5 WAYS TO PUT ANTI-RACISM INTO PRACTICE
Kenrya Rankin on her new book and actions for non-BIPOC’s to live by today and always.
– KEYS SOULCARE
Kenrya Rankin has been prompting necessary conversations for years — from appearing as a keynote speaker at the 2020 Mothering Justice Summit to talking about sex, culture, and activism for TV and print. In her own words: “I write books and articles that make people laugh and cry and scream… and expand themselves and their thinking around identity, race, parenting, health, and justice.”
She doesn’t stray off topic in her latest book, Anti-Racism: Words of Change, Powerful Voices, Inspiring Ideas. Its message is that the tools of justice have been here for the taking by those dedicated to dismantling foundational systems of violence, oppression, and injustice all along.
We chatted with her about five ways white, non-BIPOC’s can embody anti-racism:
1. Don’t ask Black and other people of color to do emotional — or any other labor — for you
“No texting or DMs asking what you should do, what you should read, or where you should give money. We’re dealing with enough already, and we don’t need to have your shakiness on top of ours,” says Rankin. “As I like to say, ‘Google is the homie.’”
2. Be courageous
“Hold yourself and the white people around you accountable for the ways that you all are holding up the system of white supremacy, in whatever ways it applies to you. Thanksgiving is coming up, and I know a lot of folks like to talk about how tough it is to have those conversations during the holidays. But you shouldn’t wait until then. If you have an uncle who says likes to drop racist bombs in your family group chat, call him out for it in full view.
3. Look to support versus lead
“Gather your people and support ours,” says Rankin, who points to organizations such as S.U.R.J. (Showing Up for Racial Justice) as examples of white-led groups taking responsibility for finding anti-racist solutions within their own communities.
“One thing we’ve seen over the last few months of [intersectional] protesting are first hand accounts of white people who have just really woken up to the realities that [Black and Brown people] have been shouting about for decades and centuries,” says Rankin. “Those who have been doing this work for a long time take offense to it being taken over and re-centered around people it’s not about.”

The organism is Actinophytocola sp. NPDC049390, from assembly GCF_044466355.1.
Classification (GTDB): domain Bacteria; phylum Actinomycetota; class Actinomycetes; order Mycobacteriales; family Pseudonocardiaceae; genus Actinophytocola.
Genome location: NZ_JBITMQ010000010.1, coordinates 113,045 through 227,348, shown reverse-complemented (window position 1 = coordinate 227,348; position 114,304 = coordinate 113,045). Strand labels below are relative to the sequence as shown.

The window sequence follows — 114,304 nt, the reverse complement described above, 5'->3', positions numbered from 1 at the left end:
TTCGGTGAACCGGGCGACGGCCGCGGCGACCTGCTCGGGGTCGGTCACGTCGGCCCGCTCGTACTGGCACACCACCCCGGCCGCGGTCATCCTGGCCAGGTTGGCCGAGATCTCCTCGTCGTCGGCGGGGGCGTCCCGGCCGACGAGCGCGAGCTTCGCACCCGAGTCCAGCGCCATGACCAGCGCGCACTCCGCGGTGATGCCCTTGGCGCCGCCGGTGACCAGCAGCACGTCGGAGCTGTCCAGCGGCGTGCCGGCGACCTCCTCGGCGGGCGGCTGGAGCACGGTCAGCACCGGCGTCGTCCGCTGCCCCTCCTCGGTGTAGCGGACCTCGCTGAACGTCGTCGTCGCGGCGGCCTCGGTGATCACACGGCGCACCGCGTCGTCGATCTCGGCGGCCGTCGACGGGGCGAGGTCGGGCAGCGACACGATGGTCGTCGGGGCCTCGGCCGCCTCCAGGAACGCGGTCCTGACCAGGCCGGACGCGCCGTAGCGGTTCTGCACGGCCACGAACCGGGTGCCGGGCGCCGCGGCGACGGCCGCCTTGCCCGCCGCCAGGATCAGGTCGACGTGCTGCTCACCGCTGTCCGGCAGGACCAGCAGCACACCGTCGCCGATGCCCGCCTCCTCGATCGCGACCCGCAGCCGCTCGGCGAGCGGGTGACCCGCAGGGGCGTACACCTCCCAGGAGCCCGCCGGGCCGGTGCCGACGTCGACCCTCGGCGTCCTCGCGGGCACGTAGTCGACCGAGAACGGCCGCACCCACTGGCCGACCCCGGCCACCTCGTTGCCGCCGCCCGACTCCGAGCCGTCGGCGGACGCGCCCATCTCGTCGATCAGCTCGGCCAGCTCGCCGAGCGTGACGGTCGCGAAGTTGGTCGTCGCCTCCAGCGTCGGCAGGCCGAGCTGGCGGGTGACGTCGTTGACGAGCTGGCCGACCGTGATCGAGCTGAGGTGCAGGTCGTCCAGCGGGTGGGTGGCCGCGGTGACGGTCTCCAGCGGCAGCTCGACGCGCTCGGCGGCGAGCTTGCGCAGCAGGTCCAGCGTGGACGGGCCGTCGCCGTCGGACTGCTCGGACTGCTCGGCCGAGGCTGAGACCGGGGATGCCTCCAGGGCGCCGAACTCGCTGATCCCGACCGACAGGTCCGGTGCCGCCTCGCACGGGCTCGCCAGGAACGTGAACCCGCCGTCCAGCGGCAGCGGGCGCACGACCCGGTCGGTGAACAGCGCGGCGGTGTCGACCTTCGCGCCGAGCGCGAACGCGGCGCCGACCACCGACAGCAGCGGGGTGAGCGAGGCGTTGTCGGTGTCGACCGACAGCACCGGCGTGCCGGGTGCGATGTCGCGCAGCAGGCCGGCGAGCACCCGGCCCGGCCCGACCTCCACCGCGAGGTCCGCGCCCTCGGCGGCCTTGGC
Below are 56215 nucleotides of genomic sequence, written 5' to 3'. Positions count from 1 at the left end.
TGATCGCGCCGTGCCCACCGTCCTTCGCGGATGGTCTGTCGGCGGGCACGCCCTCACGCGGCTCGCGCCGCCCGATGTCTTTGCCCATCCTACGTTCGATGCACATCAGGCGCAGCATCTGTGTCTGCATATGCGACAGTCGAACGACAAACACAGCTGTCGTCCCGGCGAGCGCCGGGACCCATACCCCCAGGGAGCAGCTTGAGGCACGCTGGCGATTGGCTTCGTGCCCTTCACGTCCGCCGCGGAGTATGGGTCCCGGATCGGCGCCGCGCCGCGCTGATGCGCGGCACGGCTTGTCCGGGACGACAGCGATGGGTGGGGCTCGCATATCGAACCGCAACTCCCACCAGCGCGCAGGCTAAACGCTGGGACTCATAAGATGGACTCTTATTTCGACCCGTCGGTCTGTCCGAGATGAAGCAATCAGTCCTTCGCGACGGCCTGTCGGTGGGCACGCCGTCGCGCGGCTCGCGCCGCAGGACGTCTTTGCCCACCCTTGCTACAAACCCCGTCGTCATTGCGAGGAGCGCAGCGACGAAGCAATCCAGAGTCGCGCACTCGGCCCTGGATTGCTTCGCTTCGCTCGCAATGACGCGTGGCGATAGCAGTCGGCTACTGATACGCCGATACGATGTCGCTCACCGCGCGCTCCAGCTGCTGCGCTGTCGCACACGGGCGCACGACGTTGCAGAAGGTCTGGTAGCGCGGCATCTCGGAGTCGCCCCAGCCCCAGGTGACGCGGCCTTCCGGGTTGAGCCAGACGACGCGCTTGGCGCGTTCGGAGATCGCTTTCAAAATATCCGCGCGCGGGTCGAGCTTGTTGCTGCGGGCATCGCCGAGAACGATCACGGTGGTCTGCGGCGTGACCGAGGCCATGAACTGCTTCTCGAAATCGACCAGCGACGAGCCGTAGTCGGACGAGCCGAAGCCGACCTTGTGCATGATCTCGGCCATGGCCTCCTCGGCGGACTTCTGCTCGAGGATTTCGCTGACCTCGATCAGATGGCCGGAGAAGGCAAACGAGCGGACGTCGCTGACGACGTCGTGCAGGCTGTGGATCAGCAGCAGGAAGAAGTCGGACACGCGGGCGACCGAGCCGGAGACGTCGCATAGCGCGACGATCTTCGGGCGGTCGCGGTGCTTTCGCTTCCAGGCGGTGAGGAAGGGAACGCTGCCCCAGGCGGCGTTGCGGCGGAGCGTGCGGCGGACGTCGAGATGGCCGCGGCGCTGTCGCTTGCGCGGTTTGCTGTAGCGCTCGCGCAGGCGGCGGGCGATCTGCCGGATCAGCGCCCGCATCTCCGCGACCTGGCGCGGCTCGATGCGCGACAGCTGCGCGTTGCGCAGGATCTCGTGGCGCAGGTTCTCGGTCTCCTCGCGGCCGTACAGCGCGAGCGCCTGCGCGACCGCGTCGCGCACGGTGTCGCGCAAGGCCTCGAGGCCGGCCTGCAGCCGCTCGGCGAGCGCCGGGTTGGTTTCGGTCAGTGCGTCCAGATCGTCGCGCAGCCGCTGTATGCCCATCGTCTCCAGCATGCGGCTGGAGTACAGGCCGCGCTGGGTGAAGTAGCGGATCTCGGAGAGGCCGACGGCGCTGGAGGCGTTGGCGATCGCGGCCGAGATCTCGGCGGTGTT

4. Provide financial support to organizations and people who are dedicated to the liberation of Black people
According to Rankin, dismantling racism requires recognizing what unearned privileges have afforded us — and actively working to right unjust outcomes.
“I’m aware of my own privilege as a cisgender heterosexual female,” says Rankin. “There are people with more oppression on their shoulders than me. I give my money to organizations that are working to support the Black trans community, and if anyone were to ask me, specifically, I’d direct them there.
5. Teach your kids to be actively anti-racist — starting with not being “colorblind”
“How are we going to dismantle a system that oppresses me based on my color if you can’t admit that it exists?” asked Rankin. “If you can’t see colors, then you can’t see me.”
Finally, Rankin emphasizes that living an anti-racist life is based upon ongoing action that’s accessible to every one of us.
Says Rankin, “My hope is for people to read the book and either see themselves on the page, or see the person that they want to be, and then find their own ways to be actively anti-racist every day.”
How are you putting a more just world into action right now? Share what — and who — is inspiring you in the comments.